Project and organizational managers must justify the need for SME services before enlisting the services of an SME. The organization must vet a SME to ensure that the SME possesses the relevant expertise that the company is seeking to utilize. In an Internet article titled Maximizing the Effectiveness of a Subject Matter Expert, Jose Farjardo suggest that managers must enlist the services of SMEs who possess competent qualities such as the ones listed below:

  1. Relevant professional qualifications and experience
  2. Expertise in business processes
  3. Expertise for evaluating and understanding organizational structures
  4. Ability to make authoritative decisions
  5. Flexibility for attending appraisal meetings regularly

The performance and progress of a SME can be tracked and measured effectively by conducting frequent meetings between the SME and the project or organizational managers. Meetings should be facilitated and conducted through standardized procedures that allow both the SME and the facilitator to plan in advance on how best to present their contributions, queries, and concerns. Regular meetings enable the company management or project management team to establish frequent information feedback mechanisms between the SME and the management. Managers must also ensure that they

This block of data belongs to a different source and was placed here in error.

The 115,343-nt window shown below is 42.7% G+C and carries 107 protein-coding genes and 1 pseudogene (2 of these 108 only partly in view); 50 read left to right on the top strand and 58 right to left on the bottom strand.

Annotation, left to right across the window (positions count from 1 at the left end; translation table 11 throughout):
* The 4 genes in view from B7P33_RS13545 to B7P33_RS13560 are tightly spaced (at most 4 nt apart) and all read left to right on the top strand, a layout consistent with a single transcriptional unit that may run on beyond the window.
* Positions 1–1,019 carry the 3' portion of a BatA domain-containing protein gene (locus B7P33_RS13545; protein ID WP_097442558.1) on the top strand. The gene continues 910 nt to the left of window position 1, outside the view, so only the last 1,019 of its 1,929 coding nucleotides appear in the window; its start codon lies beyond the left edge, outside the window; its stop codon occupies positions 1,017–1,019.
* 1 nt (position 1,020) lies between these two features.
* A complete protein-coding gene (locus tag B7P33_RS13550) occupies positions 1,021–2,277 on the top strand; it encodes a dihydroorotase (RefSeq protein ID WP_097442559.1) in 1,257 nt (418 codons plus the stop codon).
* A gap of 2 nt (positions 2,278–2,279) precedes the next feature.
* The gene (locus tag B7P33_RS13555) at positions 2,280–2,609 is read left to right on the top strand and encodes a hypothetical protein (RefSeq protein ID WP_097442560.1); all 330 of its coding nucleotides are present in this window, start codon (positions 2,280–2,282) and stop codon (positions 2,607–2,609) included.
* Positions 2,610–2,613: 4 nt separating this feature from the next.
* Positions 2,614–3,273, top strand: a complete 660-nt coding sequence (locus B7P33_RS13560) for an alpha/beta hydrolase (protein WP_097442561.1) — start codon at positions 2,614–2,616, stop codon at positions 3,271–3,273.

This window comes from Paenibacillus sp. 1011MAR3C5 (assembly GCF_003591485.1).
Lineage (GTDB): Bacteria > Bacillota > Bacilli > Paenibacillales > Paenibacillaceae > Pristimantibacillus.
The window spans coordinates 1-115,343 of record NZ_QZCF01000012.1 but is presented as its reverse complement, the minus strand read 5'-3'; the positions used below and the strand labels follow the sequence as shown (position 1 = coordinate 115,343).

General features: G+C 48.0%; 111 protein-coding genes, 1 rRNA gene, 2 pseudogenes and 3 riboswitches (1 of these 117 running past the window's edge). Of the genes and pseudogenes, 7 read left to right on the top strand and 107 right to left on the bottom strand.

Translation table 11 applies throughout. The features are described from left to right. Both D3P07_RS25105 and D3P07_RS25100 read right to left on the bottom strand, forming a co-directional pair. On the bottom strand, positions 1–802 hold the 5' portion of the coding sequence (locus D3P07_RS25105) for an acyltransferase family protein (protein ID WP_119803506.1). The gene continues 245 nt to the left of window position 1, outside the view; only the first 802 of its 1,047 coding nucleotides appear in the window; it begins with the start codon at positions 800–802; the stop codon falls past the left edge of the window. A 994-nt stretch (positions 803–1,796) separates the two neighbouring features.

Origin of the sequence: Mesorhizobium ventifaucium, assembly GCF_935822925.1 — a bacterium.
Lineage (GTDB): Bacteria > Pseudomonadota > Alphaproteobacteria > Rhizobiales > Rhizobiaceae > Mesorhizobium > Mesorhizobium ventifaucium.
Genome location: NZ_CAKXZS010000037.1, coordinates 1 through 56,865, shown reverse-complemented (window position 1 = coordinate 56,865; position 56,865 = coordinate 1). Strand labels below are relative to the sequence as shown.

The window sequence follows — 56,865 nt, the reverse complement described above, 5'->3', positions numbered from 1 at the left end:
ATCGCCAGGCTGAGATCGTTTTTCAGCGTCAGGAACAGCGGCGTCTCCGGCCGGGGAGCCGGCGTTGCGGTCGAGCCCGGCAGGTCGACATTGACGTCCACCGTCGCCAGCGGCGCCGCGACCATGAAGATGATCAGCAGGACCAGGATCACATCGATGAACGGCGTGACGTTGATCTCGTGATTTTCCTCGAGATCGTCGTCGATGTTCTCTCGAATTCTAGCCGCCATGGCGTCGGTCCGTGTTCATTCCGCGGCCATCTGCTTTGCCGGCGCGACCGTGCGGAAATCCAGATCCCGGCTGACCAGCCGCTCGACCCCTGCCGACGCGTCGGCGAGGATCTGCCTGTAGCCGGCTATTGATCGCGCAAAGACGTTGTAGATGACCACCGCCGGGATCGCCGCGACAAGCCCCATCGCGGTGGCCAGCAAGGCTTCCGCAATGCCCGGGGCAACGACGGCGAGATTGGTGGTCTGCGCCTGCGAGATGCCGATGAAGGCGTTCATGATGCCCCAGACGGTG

document the proceedings and outcomes of all meetings and initiate immediate implementation of corrective measures suggested by SMEs.

SEE ALSO Project Management


Boehle, Sarah. Solutions to Entice Subject Matter Experts to Deliver Training at Your Organization. Training Magazine, 3 April 2007. Available from:

Boque, Robert. Anatomy of a Software Development Role: Subject Matter Expert. 2008. Available from:

Fajardo, Jose. Maximizing the Effectiveness of a Subject Matter Expert. Available from:

Nokes, Sebastian, and Sean Kelly. The Definitive Guide to Project Management: The Fast Track to Getting the Job Done on Time and on Budget. 2nd ed. Pearson Education Limited, 2007.

Price, Alan. Human Resource Management in a Business Context. 3rd ed. Cengage Learning Business Press, 2007.